30 January 2019

Is Labour's call for a full-blown Customs Union the UK's last chance to avoid a No Deal Brexit?

Business leaders must have been squirming on the golf course yesteday as the Labour leader Jeremy Corbyn gave Theresa May's government a lesson in what's best for the UK economy.

So why isn't the Conservative Party trying harder to help business?  After all, it's they that claim to care about business and finance and by failing to embrace a nationwide Customs Union, rule out a No Deal Brexit, or at the very least, consider a second referendum on the final deal. The Conservatives are, as it were, biting the hand that feeds them.

The answer, however,  is not as simple as it might seem. The problem the government faces, is that, because it has no overall majority in Parliament, its ability to compromise on any EU deal is difficult, not only by the need to maintain the support of the Democratic Unionist Party (DUP), but also a much larger group of hard-line Conservative Brexiteers who favour a clean break from the EU, or No Deal.

The DUP's position is confusing, but, in a nutshell, the DUP is adamant that they will not accept a deal that treats Northern Ireland differently to other UK countries. It follows that, without a UK-wide Customs Union, or a No Deal Brexit, the DUP, along with 100s of others in Parliament, find it impossible to vote for May's deal, a deal which centres on the so called Irish Backstop.  For those who find the notion of a Backstop difficult, all it really is is a political mechanism designed to make special arrangements through a natonwide Customs Union that keep the EU border between Northern Ireland open to trade and people.  If the Backstop were permanant the DUP would, because it's nationwide, accept this, however, to Conservative Brexiteers, an Irish Backstop that leaves the EU in control of when the border between the EU and the UK can be lifted, is unacceptable and feels to them like being half-in Europe.  


Given the history of Northern Ireland and an appreciation of the DUP's stated position to preserve the Union and remain inextricably linked to the UK, the DUP's attitude to the Irish Backstop shouldn't have been a massive surprise to the May Government.  Preserving the integrity of the United Kingdom is a purpose the DUP share with the Conservative Party, which, alongside supporting the owners of property, wealth and the monarchy, have developed to protect the Union of countries which now make up the UK. This, of course, is why the DUP has the word Unionist in it's name, why the Tories have the official label of The Conservative and Unionist Party and why the DUP insists on being welded to the UK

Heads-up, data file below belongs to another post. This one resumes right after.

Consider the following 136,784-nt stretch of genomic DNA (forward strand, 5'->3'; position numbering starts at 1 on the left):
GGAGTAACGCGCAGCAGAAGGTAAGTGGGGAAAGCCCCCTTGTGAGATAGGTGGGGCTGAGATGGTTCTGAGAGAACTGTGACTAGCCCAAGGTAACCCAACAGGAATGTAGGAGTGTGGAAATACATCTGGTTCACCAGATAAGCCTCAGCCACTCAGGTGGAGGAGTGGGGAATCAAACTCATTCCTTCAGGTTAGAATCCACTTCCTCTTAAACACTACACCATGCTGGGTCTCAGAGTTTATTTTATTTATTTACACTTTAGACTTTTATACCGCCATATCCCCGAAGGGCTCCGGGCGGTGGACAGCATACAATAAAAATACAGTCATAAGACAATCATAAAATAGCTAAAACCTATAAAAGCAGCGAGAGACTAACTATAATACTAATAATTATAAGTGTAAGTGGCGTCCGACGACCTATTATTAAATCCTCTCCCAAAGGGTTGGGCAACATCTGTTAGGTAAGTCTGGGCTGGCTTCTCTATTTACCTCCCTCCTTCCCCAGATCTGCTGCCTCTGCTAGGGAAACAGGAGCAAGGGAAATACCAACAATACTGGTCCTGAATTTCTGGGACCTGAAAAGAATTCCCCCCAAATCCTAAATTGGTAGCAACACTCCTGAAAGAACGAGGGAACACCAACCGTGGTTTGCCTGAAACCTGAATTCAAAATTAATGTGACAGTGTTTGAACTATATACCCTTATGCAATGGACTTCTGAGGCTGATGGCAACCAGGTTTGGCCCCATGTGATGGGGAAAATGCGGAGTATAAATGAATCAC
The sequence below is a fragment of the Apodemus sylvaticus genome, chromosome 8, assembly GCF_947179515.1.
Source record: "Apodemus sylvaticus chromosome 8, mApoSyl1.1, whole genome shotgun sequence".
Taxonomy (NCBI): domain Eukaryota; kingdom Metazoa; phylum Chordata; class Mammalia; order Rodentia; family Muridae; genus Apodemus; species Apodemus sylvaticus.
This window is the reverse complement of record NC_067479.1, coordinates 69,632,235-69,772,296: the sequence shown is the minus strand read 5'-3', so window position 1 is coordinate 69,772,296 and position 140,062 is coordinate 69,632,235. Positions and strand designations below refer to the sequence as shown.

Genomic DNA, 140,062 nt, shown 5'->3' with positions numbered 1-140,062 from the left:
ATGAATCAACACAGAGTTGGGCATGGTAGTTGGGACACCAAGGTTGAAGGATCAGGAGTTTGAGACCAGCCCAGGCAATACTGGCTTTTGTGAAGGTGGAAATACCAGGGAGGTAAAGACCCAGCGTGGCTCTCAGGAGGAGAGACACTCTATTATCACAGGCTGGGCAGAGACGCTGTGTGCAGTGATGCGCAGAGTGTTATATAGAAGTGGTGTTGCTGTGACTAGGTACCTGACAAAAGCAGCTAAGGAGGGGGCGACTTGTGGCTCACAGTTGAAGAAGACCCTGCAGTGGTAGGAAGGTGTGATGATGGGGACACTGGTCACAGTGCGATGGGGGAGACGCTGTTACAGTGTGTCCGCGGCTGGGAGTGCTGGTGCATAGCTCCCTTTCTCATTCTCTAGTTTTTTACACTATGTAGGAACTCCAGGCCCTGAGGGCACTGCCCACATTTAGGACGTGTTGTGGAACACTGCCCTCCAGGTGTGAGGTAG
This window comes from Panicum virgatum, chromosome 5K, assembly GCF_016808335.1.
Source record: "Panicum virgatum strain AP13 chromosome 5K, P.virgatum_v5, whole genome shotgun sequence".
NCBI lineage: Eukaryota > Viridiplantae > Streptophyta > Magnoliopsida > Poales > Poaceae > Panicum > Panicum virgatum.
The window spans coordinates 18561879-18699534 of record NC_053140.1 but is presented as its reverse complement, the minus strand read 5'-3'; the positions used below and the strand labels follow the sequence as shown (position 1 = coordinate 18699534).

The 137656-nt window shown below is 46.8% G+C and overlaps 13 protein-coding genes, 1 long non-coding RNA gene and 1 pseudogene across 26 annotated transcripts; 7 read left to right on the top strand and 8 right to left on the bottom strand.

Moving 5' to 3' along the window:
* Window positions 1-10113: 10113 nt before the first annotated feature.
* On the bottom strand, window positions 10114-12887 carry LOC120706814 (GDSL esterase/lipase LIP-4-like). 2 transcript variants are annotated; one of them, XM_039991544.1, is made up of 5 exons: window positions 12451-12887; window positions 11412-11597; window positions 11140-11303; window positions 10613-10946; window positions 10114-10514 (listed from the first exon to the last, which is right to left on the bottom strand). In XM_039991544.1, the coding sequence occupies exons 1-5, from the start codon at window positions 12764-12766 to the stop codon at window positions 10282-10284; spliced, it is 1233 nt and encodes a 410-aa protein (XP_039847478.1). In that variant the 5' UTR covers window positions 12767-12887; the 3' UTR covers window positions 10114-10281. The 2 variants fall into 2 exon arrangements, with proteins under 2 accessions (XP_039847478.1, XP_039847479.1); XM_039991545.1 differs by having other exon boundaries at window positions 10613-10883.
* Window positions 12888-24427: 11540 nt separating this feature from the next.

So, despite the perception of the Conservative Party as the natural party of business, the Theresa May government appears to be marching the UK towards an economically suicidal No Deal Brexit and, in the process, risk damaging the business community they exist to protect.
It follows that remaining half-in the EU via a Customs Union, whether that be a Custom's Union negotiated separately with the EU, or one part of a permanent Irish Backstop, is, by far, the best comprise for UK business.  Some will say that, if we have access to the Single Market through a Custom's Union, then we may as well, in economic terms at least, have voted Remain? I understand that, and have written about it on this blog, but the point I'm trying to make here is that, if the Conservative Party remains the champion of business and truly believes in the integrity of the United Kingdom, then they must now work with Labour and the majority in Parliament, to jettison a No Deal and put in place Customs Union so that the UK can, at last, wriggle free of this appalling political impasse.

Brexit could take 10 years and might not happen at all. (Written the day after the 2016 IN-OUT EU referendum 

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